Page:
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Image: Yohji Yamamoto Exhibition (c) V&A


No.9 Guest Feature - Shirley Shen

tools for Play

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One might assume that the trend in design computation is towards the efficient production of increasingly complex forms. But if you ask Kaustuv DeBiswas, a 2011 TED Fellow and PhD candidate in Design and Computational at MIT, he’ll tell you that the trend is to focus on creative platforms rather than the artifact. DeBiswas, co-founder and managing partner of Dplay, a computationally-driven experimental design firm, is 82

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developing an open-source, cloud-based platform that will enable key players to collaborate at the early design phase. The platform, called Sunglass, promises to enhance performance and significantly reduce design cycle time. But Sunglass is not just here to increase productivity. Its main directive is the designer’s creative instinct, which, up until now, was left unacknowledged by computer-aided design software developers. DeBiswas’

desire for a tool that could view forms through different analytical lenses, generate surprising outcomes, and be accessible through an intuitive interface was shaped by his own experience using and developing design tools. As an architect, he realized early on that he did not want to think the way that CAD software wanted him to think. “CAD never surprised me,” he says, “It’s just a documentation tool.” As an early adopter of parametric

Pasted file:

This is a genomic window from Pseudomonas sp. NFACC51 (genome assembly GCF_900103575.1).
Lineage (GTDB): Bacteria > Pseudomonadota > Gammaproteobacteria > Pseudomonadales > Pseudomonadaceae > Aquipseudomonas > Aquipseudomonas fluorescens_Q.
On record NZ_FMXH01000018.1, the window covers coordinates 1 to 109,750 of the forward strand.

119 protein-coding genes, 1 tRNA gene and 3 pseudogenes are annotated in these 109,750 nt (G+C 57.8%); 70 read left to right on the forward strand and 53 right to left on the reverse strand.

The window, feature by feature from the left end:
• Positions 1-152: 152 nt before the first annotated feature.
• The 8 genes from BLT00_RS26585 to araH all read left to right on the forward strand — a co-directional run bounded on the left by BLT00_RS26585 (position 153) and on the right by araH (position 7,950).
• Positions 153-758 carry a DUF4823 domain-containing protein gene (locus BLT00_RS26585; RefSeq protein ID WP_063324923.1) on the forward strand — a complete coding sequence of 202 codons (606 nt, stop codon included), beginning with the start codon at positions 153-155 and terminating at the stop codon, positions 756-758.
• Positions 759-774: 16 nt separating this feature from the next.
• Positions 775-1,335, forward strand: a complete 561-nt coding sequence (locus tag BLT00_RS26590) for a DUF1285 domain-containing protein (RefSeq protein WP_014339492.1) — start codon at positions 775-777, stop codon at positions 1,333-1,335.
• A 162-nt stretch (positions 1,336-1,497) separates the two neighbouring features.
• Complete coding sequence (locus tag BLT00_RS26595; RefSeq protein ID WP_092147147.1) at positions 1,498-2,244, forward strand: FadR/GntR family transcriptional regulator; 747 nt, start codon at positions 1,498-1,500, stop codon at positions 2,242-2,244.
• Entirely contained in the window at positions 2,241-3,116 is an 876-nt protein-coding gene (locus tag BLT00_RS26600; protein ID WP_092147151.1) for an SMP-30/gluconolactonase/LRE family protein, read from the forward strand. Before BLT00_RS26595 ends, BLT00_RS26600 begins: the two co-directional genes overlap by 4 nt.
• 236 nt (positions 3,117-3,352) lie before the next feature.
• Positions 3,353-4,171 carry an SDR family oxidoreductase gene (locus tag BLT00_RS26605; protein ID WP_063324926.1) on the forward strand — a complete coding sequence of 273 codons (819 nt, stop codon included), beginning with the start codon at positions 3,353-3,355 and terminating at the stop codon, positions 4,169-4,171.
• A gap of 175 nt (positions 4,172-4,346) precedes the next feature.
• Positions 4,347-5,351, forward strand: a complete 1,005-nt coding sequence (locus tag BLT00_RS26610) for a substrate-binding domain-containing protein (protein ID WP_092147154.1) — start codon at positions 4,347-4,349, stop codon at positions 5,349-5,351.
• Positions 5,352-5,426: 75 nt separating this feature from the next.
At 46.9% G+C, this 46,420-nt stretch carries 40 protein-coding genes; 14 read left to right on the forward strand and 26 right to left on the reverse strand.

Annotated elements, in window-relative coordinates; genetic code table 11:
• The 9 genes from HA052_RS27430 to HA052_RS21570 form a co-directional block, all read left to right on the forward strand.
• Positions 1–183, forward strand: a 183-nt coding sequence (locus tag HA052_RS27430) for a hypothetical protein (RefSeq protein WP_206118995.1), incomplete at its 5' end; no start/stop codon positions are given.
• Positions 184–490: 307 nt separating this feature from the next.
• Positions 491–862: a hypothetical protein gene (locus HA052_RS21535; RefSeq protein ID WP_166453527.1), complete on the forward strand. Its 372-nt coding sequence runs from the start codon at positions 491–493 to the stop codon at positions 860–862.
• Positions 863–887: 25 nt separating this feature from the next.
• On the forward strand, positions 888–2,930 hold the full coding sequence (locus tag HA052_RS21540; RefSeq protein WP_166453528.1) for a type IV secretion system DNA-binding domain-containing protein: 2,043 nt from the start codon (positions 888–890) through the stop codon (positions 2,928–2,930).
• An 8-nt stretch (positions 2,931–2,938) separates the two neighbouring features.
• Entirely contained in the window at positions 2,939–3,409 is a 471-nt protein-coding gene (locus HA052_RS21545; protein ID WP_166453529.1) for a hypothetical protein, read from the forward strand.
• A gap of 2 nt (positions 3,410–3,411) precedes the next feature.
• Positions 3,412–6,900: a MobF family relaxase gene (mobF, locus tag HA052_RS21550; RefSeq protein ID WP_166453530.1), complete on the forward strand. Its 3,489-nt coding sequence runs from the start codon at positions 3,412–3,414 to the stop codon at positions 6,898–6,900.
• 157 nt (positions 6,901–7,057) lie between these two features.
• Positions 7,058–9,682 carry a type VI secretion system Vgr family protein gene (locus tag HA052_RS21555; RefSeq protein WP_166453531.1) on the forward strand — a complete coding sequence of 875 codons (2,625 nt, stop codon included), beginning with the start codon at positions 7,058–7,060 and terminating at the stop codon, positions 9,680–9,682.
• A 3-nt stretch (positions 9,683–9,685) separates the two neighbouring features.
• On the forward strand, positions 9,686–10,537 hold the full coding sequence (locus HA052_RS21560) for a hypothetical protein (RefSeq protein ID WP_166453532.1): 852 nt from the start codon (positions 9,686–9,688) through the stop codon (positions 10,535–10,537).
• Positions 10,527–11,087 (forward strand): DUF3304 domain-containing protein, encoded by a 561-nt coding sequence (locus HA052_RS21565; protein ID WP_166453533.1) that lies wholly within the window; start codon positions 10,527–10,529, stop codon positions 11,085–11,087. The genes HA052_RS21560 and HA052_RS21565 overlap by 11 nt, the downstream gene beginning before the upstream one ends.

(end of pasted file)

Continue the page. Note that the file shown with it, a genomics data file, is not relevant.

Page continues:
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Sunglass Chemical.

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design software, he was frustrated with the amount of language that stood in the way of playful design. While developing a parallel computation link between Generative Components and Ecotect, DeBiswas wondered, why not develop several feedback loops at the same time? Sunglass’s potential application across disciplines is seemingly unlimited. Say a mathematician, a sound artist, and an environmental engineer are all perturbing a space at the same time. Each player develops their own tool or ‘sunglass’ through which they view the space. The mathematician develops a magnetic field sunglass, the sound artist uses a voice-activated sunglass, and the environmental engineer sees the world in terms of energy performance. 83

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Players can adopt sunglasses that others have developed, allowing collaborators to observe disparate phenomena acting at once in space. DeBiswas believes that a platform that speaks the language of disparate professionals must exist in order to engage key influences right from the start. “Freeform structures are not there right now,” he says. “When you talk to structural engineers, they’ll ask, ‘Where is your column? Where is your beam?’ This is a very constrained way of looking at the world. Real-time collaboration will push us out of the confines of normal languages.” Here, DeBiswas touches on another desire of creative professionals: the desire to play together. Although many firms champion ‘interdisciplinary’ and ‘collaborative’ as integral features of their design philosophy, 84